Ecology, Evolution and the Environment Research

Collage image of a mountain landscape, sea anemone, fungi and bird representing Ecology, Evolution and the Environment Research

Ecology, Evolution and the Environment is one of the two independent research areas within the School of Biological and Earth Sciences. The staff profiled here include some of the University’s most prolifically published and high-profile researchers. This is demonstrated by the fact that the research staff have been published in numerous esteemed journals, such as Nature, Molecular Ecology, Global Change Biology and the American Naturalist.

The School has three inter-related research themes, addressing subjects concerning the advancement of ecological, environmental and evolutionary knowledge.

‘Pollution Ecology’ addresses environmental change and sustainability, perhaps the two most pressing biological issues in the modern world. One research topic looks at the possibilities for regeneration of post-industrial land into valuable greenfield land, whilst the other subject explores the workings of glacial ecosystems, and how global warming is affecting these delicate ecological areas.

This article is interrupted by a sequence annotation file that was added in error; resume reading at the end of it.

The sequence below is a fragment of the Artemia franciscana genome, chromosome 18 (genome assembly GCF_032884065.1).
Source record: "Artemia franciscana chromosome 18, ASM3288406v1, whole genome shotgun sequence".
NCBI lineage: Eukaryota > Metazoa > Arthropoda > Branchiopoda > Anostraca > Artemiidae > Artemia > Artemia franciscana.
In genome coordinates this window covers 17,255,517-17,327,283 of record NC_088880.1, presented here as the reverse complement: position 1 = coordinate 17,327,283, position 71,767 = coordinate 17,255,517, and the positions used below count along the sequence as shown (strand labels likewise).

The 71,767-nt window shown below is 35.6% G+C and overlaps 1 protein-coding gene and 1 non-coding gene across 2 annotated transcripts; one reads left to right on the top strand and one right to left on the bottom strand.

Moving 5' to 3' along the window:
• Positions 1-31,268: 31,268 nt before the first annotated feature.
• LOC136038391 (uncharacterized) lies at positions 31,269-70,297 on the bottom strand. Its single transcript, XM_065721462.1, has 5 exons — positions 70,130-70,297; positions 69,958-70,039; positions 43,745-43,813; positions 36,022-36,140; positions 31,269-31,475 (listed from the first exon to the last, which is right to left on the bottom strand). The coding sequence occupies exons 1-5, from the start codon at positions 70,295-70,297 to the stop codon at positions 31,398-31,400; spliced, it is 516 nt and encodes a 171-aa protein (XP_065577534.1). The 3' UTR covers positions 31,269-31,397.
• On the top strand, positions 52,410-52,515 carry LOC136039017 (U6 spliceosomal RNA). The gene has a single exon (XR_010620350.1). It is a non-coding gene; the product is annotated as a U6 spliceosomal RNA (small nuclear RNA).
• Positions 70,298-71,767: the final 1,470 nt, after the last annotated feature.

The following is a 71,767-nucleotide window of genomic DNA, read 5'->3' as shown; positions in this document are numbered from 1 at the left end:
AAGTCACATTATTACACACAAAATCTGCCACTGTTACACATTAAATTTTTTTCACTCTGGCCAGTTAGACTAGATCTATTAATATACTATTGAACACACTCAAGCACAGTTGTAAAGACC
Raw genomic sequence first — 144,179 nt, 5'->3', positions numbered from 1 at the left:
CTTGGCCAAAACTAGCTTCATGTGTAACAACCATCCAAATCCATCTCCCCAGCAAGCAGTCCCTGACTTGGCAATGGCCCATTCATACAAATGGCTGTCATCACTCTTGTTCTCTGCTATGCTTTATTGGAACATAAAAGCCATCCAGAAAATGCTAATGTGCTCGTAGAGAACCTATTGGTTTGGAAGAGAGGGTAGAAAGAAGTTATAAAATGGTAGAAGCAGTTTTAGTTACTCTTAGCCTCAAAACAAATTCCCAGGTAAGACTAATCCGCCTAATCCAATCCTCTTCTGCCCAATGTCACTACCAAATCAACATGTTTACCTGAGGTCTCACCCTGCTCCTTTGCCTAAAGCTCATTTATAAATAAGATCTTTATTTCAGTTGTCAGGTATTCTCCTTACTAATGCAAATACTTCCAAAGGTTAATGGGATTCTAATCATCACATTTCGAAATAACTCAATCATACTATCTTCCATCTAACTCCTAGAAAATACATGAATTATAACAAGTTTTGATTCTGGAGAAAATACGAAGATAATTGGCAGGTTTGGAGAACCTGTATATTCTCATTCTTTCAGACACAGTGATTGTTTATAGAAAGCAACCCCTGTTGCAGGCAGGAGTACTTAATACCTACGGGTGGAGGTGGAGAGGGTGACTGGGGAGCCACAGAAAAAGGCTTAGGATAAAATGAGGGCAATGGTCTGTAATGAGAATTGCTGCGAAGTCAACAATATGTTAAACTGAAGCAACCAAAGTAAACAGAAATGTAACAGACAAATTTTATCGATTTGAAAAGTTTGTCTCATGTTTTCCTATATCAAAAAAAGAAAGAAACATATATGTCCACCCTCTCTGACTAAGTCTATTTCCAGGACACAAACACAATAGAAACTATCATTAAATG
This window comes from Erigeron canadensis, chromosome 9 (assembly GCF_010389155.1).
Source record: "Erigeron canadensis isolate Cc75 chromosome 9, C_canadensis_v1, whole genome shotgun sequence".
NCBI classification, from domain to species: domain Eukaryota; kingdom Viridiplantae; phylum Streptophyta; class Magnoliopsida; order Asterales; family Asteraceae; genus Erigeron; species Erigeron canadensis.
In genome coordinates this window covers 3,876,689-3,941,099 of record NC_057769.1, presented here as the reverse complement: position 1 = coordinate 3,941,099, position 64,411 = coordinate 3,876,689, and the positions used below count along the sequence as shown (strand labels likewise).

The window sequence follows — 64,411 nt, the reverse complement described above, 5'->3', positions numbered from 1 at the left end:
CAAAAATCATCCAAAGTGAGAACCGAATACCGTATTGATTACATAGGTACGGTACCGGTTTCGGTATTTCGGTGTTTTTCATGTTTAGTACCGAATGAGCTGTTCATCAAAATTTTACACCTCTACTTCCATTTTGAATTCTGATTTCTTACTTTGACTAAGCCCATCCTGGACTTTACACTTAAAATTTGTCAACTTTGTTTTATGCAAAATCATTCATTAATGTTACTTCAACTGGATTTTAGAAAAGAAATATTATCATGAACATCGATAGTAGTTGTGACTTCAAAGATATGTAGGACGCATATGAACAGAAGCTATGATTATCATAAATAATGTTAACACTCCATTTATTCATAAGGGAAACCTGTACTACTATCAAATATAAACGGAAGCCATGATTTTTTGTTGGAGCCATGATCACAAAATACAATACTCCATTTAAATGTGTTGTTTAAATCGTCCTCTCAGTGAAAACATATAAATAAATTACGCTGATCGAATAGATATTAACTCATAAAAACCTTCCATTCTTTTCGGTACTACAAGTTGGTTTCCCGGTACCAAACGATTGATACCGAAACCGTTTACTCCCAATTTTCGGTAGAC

‘Ecological and Evolutionary Components of Biodiversity’ combines several different projects, all of which focus on the relationship between organisms and their environment. In particular, the research considers how the evolutionary history of various species has been affected by geography, necessity and chance.

‘Species Interactions’ research examines how every species on Earth is reliant on others. This research examines the evolution of poisons in mushrooms and the development of odour detection in insects, and analyses how both species have used these mechanisms to their advantage.

Page last modified 17 May 2012.

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